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Codeine in Mechanically Ventilated Neonates

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ClinicalTrials.gov Identifier: NCT01322204
Recruitment Status : Unknown
Verified February 2012 by Jacob Aranda, State University of New York - Downstate Medical Center.
Recruitment status was:  Recruiting
First Posted : March 24, 2011
Last Update Posted : February 8, 2012
Information provided by (Responsible Party):
Jacob Aranda, State University of New York - Downstate Medical Center

Brief Summary:
The purpose of this study is to determine the absorption and bioavailability of codeine in relation to postnatal (PNA) and postconceptional (PCA) age; determine the parent drug (codeine), its active metabolites, their formation rates and their ratios in relation with PCA and PNA; and identify relevant genetic polymorphisms of opioid metabolism in the study population and their potential relationship to the biodisposition and pharmacodynamic effects of codeine. The study population is intubated and mechanically ventilated infants equal to or greater than 26 weeks gestational age at birth and less than 4 weeks postnatal age.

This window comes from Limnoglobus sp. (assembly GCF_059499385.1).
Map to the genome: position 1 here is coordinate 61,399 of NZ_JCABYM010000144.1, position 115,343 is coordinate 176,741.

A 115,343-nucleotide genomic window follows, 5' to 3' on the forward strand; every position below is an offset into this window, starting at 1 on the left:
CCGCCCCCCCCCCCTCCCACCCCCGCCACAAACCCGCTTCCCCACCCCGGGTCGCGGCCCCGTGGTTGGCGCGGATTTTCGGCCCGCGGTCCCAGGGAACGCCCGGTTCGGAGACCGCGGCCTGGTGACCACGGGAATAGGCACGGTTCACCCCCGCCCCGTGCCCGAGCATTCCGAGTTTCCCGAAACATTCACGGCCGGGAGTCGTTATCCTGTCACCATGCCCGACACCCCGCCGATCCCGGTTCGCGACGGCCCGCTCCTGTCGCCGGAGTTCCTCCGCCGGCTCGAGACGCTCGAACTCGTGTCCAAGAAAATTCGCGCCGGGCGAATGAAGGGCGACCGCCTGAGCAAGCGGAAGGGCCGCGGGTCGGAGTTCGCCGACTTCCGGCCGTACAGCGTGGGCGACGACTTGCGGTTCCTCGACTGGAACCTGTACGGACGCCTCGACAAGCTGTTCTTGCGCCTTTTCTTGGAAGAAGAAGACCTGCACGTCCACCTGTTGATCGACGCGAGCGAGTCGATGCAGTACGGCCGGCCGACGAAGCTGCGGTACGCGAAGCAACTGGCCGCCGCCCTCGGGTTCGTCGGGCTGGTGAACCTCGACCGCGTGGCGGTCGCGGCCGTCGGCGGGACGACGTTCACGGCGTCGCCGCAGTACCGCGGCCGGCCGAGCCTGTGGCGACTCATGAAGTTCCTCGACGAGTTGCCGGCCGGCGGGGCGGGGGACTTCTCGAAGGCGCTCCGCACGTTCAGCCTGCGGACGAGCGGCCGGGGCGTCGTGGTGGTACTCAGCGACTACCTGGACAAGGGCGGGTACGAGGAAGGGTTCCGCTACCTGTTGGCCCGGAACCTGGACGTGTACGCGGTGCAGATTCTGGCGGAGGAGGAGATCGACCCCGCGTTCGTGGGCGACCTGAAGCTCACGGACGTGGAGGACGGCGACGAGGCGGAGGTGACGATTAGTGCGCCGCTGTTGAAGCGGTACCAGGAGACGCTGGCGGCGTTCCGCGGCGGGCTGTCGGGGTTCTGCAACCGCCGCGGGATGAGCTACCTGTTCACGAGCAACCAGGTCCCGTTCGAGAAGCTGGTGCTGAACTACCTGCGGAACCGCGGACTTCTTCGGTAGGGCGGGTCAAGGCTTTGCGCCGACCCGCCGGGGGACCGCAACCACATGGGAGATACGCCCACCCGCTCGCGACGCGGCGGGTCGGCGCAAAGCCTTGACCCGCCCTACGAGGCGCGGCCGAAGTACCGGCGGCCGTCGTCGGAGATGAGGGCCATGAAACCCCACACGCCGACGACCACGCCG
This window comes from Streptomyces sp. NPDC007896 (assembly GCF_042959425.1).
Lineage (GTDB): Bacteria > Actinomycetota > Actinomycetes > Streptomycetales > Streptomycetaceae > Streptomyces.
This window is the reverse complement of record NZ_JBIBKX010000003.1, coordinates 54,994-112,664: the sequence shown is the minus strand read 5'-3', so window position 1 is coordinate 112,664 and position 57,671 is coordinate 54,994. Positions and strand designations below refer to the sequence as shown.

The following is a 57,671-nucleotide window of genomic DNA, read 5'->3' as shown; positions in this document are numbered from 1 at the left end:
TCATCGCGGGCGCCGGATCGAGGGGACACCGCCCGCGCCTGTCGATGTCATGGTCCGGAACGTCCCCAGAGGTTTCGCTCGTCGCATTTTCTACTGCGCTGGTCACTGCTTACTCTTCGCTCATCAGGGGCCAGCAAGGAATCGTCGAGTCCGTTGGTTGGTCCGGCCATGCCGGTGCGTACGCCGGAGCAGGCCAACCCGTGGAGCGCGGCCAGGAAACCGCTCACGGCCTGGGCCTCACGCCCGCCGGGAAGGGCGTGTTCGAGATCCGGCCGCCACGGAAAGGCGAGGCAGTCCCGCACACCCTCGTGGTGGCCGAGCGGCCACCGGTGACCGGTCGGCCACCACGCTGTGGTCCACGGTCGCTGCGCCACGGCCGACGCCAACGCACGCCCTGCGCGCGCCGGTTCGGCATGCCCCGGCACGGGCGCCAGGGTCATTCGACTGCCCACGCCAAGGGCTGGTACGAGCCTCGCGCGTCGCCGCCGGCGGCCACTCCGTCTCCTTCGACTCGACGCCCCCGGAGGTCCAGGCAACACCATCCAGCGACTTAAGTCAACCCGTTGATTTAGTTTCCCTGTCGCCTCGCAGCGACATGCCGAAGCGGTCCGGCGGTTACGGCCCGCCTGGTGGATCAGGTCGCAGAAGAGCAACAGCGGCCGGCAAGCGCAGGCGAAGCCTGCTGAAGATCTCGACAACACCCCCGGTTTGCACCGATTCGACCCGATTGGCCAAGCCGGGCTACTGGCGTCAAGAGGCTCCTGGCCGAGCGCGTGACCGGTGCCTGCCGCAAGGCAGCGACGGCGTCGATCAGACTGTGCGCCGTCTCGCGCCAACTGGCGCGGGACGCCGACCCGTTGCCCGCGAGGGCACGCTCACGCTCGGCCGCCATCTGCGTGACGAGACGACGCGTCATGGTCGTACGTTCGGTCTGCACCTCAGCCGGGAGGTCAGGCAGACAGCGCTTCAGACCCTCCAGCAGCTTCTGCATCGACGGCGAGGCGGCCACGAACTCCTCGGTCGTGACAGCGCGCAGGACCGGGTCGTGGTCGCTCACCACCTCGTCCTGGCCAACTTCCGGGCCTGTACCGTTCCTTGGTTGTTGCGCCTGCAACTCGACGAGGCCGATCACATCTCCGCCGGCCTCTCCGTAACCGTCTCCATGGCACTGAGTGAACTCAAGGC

Condition or disease Intervention/treatment Phase
Mechanically Ventilated Neonates, Painful Procedures in Newborns Drug: Codeine Phase 1

Detailed Description:

This proposal has its origins in a larger initiative to elucidate the pharmacological basis for the interindividual differences observed in opioid responsiveness. Gaps in our knowledge related to opioid disposition in newborns need to be addressed to complete the design of the required overarching initiative in which age could be treated as a continuous variable within a context of PK, PD and PG determinants.This proposal is designed to generate preliminary data that addresses two issues. First, can newborns absorb enterally administered codeine and is this ability determined by PCA or PNA age? The second relates to the ability of newborn infants to catalyze those reactions required to metabolically activate both codeine and morphine. The latter will also be evaluated within the context of PCA versus PNA age.

These data will not only fill an information gap that must be addressed before the larger initiative moves forward, but they also provide a platform for serious study of the ontogeny of certain pharmacokinetic processes that may prove critical to our understanding of newborn drug disposition. In this way, codeine can provide important insights concerning the ontogeny of drug disposition and permit the determination of the relative importance of PCA versus PNA ages to the functional expression of these processes.

Study Type : Interventional  (Clinical Trial)
Estimated Enrollment : 64 participants
Intervention Model: Single Group Assignment
Masking: None (Open Label)
Primary Purpose: Treatment
Official Title: Absorption and Metabolism of Oral Codeine in Mechanically Ventilated Neonates
Study Start Date : August 2008
Estimated Primary Completion Date : July 2012

Resource links provided by the National Library of Medicine

Drug Information available for: Codeine
U.S. FDA Resources